Unfortunately for the registry?s boosters, there are already a few snags in the system- there is no security on the process (anyone can register, or unregister a phone number at will, without verification), and already there are critical exemptions built into the system that threaten to make the whole thing next to useless. From the FAQ, it reads that ?You may still receive calls from political organizations, charities, telephone surveyors or companies with which you have an existing business relationship.? In my case, this registry will stop next to none of the telemarketing calls I get (almost always from charities asking for my cash, or from banks affiliated with credit card companies, who most assuredly will fall under the ?existing business relationship? clause). I am sure this will be true for many, many others who sign up. And unfortunately, while they may think that the annoying calls they get from AT&T, Citibank, the Policeman?s Charity, and other businesses they?ve patronized in the past will go away (95% of the problem), this new registry will do nothing. A typical political ?solution? - make a big show in the Rose Garden and hope that nobody looks behind the curtain and reads the fine print. I can see the regulatory capture already, as big banks, phone companies, and other preferred industries conspire to regulate telemarketing in such a way that small businesses are screwed out of the game, while the annoying calls continue apace.

Already we can see that this registry is not going to do what the boosters claim it will. Between the political exemptions for preferred donor classes, and unethical telemarketers that would exploit the poor security of the process to take all of their target individuals off the list, and you have the makings of (yet another) government boondoggle. Although the new federal workers that will no doubt be hired to run the program will be thankful for the extra taxpayer dollars.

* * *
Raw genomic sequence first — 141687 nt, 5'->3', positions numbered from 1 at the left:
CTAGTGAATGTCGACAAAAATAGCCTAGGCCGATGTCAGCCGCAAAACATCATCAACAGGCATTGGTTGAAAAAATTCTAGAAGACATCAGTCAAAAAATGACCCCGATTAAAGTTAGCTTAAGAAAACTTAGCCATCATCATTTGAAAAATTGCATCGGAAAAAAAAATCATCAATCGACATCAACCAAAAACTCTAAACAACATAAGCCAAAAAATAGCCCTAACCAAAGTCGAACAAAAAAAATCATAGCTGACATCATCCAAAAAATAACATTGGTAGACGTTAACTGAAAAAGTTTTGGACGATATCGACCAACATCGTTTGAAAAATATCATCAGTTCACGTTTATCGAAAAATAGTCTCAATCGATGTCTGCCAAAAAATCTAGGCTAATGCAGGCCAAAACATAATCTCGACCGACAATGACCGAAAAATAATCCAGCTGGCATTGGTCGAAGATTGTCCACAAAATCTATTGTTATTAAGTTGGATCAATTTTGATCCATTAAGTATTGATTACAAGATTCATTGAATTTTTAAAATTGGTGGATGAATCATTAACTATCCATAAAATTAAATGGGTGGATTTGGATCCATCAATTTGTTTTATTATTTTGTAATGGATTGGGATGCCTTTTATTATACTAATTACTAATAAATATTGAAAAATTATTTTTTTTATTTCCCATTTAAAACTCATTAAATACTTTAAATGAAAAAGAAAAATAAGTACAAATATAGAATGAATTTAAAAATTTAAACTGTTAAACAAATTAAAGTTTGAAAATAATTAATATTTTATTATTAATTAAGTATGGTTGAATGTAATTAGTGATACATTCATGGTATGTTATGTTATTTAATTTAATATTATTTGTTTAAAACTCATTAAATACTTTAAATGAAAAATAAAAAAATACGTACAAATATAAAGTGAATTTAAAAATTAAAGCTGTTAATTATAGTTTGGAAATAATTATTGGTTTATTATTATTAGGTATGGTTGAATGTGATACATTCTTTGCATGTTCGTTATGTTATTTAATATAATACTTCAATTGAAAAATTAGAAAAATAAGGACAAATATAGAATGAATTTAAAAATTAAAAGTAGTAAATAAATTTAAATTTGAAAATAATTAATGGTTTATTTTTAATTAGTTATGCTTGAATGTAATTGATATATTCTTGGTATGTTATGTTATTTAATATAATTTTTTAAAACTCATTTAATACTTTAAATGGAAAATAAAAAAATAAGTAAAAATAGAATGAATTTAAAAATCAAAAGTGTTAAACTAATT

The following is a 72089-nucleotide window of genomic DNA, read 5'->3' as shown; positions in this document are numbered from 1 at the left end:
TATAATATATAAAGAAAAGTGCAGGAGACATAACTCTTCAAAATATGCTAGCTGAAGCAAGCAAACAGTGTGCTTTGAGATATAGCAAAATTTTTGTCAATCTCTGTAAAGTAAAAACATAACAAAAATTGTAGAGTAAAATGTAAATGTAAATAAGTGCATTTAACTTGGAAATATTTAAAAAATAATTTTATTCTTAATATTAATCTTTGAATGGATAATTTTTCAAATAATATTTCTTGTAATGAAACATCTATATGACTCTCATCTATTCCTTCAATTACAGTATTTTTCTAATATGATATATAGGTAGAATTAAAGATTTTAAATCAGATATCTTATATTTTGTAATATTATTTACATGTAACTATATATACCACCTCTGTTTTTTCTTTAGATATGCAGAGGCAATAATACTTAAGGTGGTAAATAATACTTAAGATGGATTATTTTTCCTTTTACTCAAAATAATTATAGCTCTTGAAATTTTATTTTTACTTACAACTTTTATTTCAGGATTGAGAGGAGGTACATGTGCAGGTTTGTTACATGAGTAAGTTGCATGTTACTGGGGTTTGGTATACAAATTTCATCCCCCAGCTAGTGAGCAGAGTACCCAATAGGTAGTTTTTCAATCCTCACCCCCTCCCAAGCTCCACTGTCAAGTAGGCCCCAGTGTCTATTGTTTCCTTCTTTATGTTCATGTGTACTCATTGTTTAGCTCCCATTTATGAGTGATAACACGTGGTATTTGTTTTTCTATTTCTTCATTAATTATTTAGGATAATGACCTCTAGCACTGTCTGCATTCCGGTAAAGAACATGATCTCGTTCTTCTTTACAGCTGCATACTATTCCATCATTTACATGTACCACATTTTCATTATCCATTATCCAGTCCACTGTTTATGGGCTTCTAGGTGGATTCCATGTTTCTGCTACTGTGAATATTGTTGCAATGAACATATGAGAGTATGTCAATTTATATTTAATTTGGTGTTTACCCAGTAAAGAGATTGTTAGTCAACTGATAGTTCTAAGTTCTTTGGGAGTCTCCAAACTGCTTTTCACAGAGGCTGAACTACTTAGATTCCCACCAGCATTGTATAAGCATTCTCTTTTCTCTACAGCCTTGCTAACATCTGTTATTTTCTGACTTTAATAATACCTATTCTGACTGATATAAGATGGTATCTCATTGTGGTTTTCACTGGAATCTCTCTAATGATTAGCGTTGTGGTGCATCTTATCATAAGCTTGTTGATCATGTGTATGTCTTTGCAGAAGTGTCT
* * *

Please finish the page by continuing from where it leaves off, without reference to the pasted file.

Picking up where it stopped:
So what is the solution, then? To answer Jonah?s question, the solution is to lower the cost of individually blocking calls below the threshold of annoyance (so that the cost for doing nothing is higher than acting). Once this happens, the problem will be solved on an individual basis (the cheaper the cost of blocking, the more people will choose it). The march of technological progress has already created increasingly inexpensive gadgets and services to block unwanted calls, and more and more individuals are taking advantage. The natural course of the market will make such blocking easier and easier (and even telephone companies will see that offering blocking technologies and services will be lucrative), making the need for a central database and bureaucracy obsolete.

The reason to say no to these kinds of ?solutions? is that they are not solutions at all- it?s an illusion of convenience that changes nothing but the bottom line for the government?s budget. Conservative, or more accurately Classical Liberal ideology doesn't "deny that there is any legitimate form of human decision making other than free market forces." The problem is that human decision making is best expressed in what we call the market, since indeed the market IS the expression of human decision making. Knowledge is dispersed among individuals, and even in the best of circumstances (a completely pure, efficient, and incorruptible bureacracy, for example), central planners and bureaucrats are never privy to the information available to each individual. There are legitimate non-market decision making mechanisms, but the further a decision is from the individual, the less efficient the outcome, a priori.